Sheriff: Officer Fired After Tossing Student In Class05:07
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This three image combo made from video taken by a Spring Valley High School student on Monday, Oct, 26, 2015, shows Senior Deputy Ben Fields trying to forcibly remove a student from her chair after she refused to leave her high school math class, in Columbia S.C. The Justice Department opened a civil rights investigation Tuesday after Fields flipped the student backward in her desk and tossed her across the floor. (AP)
This three image combo made from video taken by a Spring Valley High School student on Monday, Oct, 26, 2015, shows Senior Deputy Ben Fields trying to forcibly remove a student from her chair after she refused to leave her high school math class, in Columbia S.C. The Justice Department opened a civil rights investigation Tuesday after Fields flipped the student backward in her desk and tossed her across the floor. (AP)
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A deputy was fired Wednesday after video showed him flipping a teen backward out of her desk and tossing her across a classroom, with the sheriff saying the officer did not follow proper procedures and training.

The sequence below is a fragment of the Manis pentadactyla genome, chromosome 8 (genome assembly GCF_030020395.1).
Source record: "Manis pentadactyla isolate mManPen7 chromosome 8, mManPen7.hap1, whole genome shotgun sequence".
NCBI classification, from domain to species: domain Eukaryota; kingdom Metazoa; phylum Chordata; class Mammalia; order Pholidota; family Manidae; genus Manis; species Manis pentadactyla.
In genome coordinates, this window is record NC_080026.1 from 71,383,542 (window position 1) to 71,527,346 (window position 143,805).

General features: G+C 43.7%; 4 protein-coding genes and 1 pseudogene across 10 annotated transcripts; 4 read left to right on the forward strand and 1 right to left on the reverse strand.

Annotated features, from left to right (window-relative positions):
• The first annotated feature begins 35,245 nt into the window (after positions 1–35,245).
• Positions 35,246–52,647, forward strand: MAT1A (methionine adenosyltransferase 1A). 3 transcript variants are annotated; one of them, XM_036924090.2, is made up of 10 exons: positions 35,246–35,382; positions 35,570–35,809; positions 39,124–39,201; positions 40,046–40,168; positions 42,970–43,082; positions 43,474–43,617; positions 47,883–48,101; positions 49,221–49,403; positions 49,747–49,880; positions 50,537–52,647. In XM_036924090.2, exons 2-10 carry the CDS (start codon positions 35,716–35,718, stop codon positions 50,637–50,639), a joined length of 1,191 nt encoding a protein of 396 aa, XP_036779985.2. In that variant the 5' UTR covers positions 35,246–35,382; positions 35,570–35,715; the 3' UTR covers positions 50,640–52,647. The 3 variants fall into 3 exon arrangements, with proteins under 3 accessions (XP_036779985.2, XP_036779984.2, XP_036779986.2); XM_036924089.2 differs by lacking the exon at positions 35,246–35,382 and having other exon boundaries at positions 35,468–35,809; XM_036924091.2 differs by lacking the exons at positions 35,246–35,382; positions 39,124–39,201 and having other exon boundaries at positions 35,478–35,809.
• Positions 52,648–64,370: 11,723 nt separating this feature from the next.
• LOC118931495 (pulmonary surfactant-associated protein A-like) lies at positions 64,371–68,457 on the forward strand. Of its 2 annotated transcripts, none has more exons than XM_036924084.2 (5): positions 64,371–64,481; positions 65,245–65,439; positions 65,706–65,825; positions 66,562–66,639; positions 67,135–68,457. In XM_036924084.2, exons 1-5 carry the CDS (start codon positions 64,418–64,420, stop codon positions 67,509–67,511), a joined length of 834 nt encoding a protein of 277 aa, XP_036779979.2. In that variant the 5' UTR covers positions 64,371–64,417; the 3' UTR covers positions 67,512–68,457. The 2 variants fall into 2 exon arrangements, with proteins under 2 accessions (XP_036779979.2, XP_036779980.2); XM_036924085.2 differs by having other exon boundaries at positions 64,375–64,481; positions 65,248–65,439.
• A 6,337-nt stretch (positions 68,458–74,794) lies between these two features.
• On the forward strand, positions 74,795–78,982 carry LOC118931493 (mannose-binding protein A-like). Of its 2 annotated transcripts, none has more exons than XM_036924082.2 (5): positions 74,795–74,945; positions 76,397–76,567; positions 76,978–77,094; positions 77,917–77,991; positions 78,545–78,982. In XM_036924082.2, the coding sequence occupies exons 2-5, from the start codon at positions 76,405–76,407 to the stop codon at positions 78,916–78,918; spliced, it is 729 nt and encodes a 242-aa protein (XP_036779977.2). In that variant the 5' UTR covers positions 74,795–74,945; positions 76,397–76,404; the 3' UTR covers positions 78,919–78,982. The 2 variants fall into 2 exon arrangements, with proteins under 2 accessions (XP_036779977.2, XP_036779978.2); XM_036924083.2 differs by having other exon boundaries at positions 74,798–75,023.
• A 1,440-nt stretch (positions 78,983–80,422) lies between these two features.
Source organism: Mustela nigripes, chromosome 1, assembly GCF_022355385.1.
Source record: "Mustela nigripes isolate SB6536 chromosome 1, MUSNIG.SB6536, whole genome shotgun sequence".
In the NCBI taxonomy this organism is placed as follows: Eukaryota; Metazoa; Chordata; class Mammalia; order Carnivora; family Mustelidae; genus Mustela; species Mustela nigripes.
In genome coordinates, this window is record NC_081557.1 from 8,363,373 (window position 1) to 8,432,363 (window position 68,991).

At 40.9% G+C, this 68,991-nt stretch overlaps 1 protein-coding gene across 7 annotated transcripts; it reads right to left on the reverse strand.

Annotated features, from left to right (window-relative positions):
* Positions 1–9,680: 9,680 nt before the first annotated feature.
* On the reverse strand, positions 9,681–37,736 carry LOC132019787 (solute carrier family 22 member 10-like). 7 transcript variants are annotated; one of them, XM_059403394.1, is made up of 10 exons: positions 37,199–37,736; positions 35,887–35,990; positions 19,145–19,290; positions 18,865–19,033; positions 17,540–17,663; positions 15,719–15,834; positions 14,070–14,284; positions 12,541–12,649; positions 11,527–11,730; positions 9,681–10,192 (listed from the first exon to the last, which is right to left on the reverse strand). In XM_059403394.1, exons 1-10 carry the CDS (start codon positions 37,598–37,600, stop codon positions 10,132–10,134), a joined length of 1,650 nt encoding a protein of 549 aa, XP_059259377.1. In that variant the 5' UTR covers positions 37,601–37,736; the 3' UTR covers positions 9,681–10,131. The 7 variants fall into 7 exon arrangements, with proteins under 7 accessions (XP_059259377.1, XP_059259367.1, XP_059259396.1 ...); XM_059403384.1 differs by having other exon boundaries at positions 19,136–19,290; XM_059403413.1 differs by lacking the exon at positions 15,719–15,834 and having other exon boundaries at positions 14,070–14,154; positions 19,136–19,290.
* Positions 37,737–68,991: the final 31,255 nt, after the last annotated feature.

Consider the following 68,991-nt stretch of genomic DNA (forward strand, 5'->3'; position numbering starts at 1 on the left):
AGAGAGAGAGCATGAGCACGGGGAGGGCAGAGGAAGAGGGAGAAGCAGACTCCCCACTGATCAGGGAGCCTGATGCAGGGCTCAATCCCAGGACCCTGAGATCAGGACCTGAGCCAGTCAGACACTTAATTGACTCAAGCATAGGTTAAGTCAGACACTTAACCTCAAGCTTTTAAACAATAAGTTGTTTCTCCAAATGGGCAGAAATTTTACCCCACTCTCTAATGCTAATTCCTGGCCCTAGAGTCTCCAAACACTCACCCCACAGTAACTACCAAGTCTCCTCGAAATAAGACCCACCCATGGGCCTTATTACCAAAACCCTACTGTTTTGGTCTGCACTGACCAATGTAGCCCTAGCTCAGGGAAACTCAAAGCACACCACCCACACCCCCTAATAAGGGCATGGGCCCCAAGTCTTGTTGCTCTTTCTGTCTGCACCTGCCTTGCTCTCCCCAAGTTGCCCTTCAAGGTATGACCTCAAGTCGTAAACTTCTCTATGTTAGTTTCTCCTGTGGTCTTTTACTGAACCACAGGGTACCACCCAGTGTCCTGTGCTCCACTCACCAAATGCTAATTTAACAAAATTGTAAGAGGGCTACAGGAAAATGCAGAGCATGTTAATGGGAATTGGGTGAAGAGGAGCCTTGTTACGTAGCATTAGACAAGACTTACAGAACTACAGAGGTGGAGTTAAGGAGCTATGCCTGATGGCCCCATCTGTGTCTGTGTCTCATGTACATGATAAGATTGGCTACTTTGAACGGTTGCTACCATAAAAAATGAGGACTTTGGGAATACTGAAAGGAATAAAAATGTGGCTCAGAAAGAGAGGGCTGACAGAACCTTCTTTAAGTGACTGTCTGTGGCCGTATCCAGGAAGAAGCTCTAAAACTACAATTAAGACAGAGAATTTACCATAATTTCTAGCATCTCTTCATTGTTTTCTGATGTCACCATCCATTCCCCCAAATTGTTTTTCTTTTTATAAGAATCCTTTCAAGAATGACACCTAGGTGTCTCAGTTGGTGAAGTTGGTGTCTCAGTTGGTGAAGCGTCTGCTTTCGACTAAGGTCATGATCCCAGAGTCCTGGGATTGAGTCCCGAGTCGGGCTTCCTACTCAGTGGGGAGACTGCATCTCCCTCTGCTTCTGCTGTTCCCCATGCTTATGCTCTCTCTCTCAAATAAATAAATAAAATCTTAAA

Richland County Senior Deputy Ben Fields was told of his firing late Wednesday morning, Richland County Sheriff Leon Lott said. Fields had been a school resource officer at Spring Valley High School.

The student was being disruptive and refused to leave the classroom despite being told by a teacher and administrator to do so, Lott said, and that's when Fields was brought in Monday to remove her from the class. She again refused, and Fields told her she was under arrest, Lott said.

She continued to refuse, and at that point the video shows the deputy flipping the teen backward and then throwing her across the room. At that point, Lott said, Fields did not use proper procedure.

"I can tell you what he should not have done: He should not have thrown that student," Lott said during a news conference.

The agency's training unit looked at video of the incident and determined Fields did not follow proper training and procedure, the sheriff said.

Calls for Fields to be fired began mounting almost immediately after the video surfaced, and the FBI began a civil rights investigation at Lott's request. The confrontation was captured on cellphones by students, one of whom said it all started when the girl pulled out her cellphone and refused her math teacher's attempt to take it away during class.

"She now has a cast on her arm, she has neck and back injuries. She has a Band-Aid on her forehead where she suffered rug burn on her forehead," Columbia attorney Todd Rutherford, who is representing the teen, told ABC's "Good Morning America" on Wednesday.

Lott had said Tuesday that the girl was uninjured in the confrontation but "may have had a rug burn."

The sheriff suspended Fields without pay Monday. Lott, who rushed home from an out of town conference when the news broke, said that a teacher and vice principal in the classroom at the time felt the officer acted appropriately.

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This segment aired on October 28, 2015.

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